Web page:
Using a balance transfer credit card with no balance transfer fee is a great way to save money while paying off debt. Thinking you can’t go wrong with a no-fee balance transfer could be a costly assumption, however. There are a few common mistakes you should familiarize yourself with and make sure to avoid if you want to get the most out of a no-balance-transfer-fee credit card.
1. Focusing on Balance Transfer Fees Instead of the Total Cost
Signing up for a balance transfer credit card with no transfer fee may sound foolproof, but keep in mind that “no transfer fee” does not always mean you get an introductory 0% APR on your transferred balance. If you don’t get a low intro APR, interest charges could end up costing you a lot more than a transfer fee over the course of your payoff period.
Even if you do have a 0% APR period as well, you could wind up paying much more in the end if you don’t pay off your balance by the time that intro period is over. A much higher regular APR will take effect at that point.
It’s best to run your balances, along with the details of your credit card offers and your planned payoff period, through a balance transfer calculator before you apply for any balance transfer credit card. That way, you can be 100% sure you’re on the road to saving money.
2. Not Transferring the Balance Soon Enough After Opening an Account
Deals like 0% APR periods and $0 transfer fees may have a ticking clock attached to them. These great intro offers can disappear 60 days after you get approved for the card, for example, which means that if you don’t do your balance transfer by then, your money-saving debt payoff plan disappears along with the deals.
By the time you apply for your chosen balance transfer credit card, make sure you’ve read all the fine print and have a plan to execute your balance transfer. Many balance transfer cards allow you to begin the transfer process right on the application, so take advantage of the suggestion, and don’t let the time get away from you.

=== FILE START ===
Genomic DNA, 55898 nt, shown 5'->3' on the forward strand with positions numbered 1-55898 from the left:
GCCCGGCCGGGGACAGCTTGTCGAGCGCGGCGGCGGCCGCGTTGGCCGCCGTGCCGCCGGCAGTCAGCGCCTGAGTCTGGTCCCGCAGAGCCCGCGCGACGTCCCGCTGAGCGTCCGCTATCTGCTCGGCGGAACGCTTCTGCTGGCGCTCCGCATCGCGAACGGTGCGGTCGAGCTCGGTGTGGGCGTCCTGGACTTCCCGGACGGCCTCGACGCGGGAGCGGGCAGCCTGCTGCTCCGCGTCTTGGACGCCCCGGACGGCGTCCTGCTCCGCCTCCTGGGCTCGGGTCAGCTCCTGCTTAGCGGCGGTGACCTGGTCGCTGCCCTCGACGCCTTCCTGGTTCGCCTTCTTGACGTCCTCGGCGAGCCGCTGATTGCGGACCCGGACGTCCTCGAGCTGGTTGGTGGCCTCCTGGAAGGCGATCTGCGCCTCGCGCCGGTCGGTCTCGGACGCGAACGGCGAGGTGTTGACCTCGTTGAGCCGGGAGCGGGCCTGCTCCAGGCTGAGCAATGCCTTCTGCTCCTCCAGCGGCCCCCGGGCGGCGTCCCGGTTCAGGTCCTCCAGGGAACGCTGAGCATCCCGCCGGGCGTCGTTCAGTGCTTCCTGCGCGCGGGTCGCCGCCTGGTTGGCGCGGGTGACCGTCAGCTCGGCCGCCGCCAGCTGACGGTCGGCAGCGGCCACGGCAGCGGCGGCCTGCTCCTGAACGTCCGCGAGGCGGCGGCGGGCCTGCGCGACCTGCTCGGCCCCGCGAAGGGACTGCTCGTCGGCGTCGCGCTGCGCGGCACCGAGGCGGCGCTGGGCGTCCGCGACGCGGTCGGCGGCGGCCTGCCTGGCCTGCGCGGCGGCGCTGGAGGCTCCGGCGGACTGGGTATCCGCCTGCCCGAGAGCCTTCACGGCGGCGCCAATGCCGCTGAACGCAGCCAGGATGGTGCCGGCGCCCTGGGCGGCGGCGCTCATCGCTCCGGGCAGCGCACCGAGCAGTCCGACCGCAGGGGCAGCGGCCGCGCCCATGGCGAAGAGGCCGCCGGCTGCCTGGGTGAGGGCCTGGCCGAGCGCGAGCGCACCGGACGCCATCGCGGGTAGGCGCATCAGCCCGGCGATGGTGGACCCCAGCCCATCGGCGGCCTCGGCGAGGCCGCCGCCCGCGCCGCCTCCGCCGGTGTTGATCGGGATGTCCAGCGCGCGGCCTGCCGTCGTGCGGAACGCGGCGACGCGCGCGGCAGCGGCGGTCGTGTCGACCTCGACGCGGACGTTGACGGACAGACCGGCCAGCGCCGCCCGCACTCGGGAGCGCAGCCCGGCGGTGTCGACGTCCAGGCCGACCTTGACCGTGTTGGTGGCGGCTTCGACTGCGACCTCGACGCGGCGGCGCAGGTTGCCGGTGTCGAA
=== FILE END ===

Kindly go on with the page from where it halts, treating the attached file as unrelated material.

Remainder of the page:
3. Making Purchases on Your Balance Transfer Card
Getting a new credit card can excite the urge to spend. But after you’ve transferred a balance to your card, extra spending is especially harmful. Unless there’s a 0% purchase APR, new purchases made after a balance is transferred to the card will accrue interest immediately, because the grace period goes away when balances are carried from month to month.
New purchases on balance transfer cards can negate the savings in interest charges that predicated the transfer in the first place, so it’s better to avoid them. And even if the card does also have a 0% APR on purchases, consider whether or not new purchases will set back your payoff date before you rack up a new bill.
4. Assuming a Decent Balance Transfer Credit Card Will Always Be Available
If you think it might be smart to only pay the minimum each month on a transferred balance, assuming you can transfer the remaining amount to another credit card when the promotional rate expires, you may want to reconsider. The availability of good balance transfer offers is dependent upon the health of the economy. When times are good, card issuers tend to have great balance transfer offers. Likewise, good balance transfer offers tend to dry up when things aren’t so good.
In other words, don’t bet on the idea that good balance transfer offers will exist in the future to bail you out. The future is notoriously hard to predict, and these deals often go away. Instead, make a plan to pay off what you owe in a reasonable amount of time, assuming another balance transfer card won’t be available.
A credit card with no balance transfer fee can be a great tool to pay off debt faster without paying extra money. But ultimately, how much you save with a no-fee balance transfer depends on how – and when – you handle the transaction.